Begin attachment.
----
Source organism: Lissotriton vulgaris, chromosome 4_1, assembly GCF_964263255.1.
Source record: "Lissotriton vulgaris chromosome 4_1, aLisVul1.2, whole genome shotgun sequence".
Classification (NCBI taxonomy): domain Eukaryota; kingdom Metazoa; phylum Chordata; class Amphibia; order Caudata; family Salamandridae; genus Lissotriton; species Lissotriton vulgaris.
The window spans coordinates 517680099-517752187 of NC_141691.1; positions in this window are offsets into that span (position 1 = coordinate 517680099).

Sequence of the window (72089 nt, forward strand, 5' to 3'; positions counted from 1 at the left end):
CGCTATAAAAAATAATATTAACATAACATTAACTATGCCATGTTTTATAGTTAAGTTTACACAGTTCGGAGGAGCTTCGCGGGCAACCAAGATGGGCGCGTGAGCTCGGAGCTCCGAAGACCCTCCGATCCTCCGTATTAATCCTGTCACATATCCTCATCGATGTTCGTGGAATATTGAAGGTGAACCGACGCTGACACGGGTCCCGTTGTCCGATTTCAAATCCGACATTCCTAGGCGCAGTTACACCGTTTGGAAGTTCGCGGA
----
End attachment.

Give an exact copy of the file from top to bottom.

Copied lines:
Source organism: Lissotriton vulgaris, chromosome 4_1, assembly GCF_964263255.1.
Source record: "Lissotriton vulgaris chromosome 4_1, aLisVul1.2, whole genome shotgun sequence".
Classification (NCBI taxonomy): domain Eukaryota; kingdom Metazoa; phylum Chordata; class Amphibia; order Caudata; family Salamandridae; genus Lissotriton; species Lissotriton vulgaris.
The window spans coordinates 517680099-517752187 of NC_141691.1; positions in this window are offsets into that span (position 1 = coordinate 517680099).

Sequence of the window (72089 nt, forward strand, 5' to 3'; positions counted from 1 at the left end):
CGCTATAAAAAATAATATTAACATAACATTAACTATGCCATGTTTTATAGTTAAGTTTACACAGTTCGGAGGAGCTTCGCGGGCAACCAAGATGGGCGCGTGAGCTCGGAGCTCCGAAGACCCTCCGATCCTCCGTATTAATCCTGTCACATATCCTCATCGATGTTCGTGGAATATTGAAGGTGAACCGACGCTGACACGGGTCCCGTTGTCCGATTTCAAATCCGACATTCCTAGGCGCAGTTACACCGTTTGGAAGTTCGCGGA